I really enjoyed the discussions this week about conflict resolution. Like I said above, everyone has different experiences that contribute to how they solve problems and we can really learn from each other. I learned that placing blame vs pointing out the problem is one of the hardest things to do. When we think someone or something is wrong it is really hard to inform them of the mistake without saying things in such a way that their guard it up. By stating how you feel about something as opposed to pointing a finger can completely change how the interaction will occur. I also learned that aggressive communication is emotion driven. When we lose logic and reason, emotions take over and things spin out of control. It is so hard to master assertive communication but it is vitally to maintaining a professional relationship that leads to a positive outcome. Pulling people aside and talking on a 1 on 1 basis first is the most important first step to conflict resolution. When accusing someone in a group setting things never turn out well, the accused will have their guard and defenses up because they will feel embarrassed. By pulling them aside the problem can be resolved without others having to know about it.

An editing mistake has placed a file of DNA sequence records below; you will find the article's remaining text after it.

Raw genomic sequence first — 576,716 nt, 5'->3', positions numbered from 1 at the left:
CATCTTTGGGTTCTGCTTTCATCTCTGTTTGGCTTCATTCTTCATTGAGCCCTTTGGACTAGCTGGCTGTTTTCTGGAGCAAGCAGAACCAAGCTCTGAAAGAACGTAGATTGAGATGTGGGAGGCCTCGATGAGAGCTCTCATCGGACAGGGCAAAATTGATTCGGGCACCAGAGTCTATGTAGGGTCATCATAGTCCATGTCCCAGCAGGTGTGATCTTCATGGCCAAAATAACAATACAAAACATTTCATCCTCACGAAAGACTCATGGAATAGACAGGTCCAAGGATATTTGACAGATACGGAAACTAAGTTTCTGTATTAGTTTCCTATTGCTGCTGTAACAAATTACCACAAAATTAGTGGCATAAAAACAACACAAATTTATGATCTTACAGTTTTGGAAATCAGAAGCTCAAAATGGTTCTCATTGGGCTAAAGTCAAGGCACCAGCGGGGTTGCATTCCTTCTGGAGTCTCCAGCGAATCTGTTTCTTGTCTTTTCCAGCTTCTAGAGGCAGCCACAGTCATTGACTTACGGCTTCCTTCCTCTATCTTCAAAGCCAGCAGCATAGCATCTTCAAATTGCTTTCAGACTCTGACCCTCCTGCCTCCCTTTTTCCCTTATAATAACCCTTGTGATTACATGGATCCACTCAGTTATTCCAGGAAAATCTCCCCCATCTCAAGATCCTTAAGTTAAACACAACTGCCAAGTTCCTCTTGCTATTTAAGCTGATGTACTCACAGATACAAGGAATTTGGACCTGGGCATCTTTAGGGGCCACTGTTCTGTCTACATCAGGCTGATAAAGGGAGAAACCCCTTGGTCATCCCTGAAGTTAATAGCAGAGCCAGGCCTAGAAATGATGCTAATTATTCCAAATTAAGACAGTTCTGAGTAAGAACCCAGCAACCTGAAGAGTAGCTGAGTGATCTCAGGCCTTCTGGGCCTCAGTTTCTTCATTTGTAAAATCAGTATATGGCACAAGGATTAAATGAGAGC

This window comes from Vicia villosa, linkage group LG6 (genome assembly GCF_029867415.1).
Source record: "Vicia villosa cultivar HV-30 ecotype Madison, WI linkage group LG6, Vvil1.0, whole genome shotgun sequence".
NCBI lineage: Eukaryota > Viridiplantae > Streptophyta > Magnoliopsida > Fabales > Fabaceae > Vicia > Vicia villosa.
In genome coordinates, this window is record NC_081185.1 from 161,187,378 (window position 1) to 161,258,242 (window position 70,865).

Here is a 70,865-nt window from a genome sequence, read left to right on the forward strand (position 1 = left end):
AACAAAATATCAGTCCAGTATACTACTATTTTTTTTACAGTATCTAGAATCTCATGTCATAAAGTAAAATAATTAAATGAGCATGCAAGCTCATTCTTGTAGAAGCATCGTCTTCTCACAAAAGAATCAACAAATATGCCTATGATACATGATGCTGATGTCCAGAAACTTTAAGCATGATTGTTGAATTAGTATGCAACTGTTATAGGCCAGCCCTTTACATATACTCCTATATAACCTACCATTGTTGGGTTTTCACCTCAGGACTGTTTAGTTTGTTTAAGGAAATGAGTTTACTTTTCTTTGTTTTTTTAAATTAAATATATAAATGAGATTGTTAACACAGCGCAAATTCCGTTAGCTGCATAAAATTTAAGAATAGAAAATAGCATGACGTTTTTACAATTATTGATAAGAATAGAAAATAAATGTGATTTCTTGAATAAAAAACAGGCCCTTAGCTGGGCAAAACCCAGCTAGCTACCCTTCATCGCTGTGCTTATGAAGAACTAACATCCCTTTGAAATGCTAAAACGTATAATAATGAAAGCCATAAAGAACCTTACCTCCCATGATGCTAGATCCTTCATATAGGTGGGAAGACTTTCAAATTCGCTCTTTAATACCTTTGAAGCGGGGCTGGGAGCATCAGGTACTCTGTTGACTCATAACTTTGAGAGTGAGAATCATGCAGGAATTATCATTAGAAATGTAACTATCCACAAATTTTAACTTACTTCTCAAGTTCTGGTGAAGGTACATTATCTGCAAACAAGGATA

By remembering the things I learned in the discussion and the conflicts that I have had to solve throughout my life and so far in my work will help me as I face conflicts in the future. I need to implement using assertive communication and always avoid aggressive communication. I need to let logic and patience control my response and never let my emotions take control. Dealing with problems one and one will also help solve problems with others. If the problem cannot be solved one on one then it needs to be escalated.

Honestly, the collective bargaining assignment, I did not like at all. I am not quite sure how it relates to nursing and how it will help me long term. It was hard for me to figure out and I kind of felt like everyone wasn’t sure what the point of it was.

Week 11 Reflection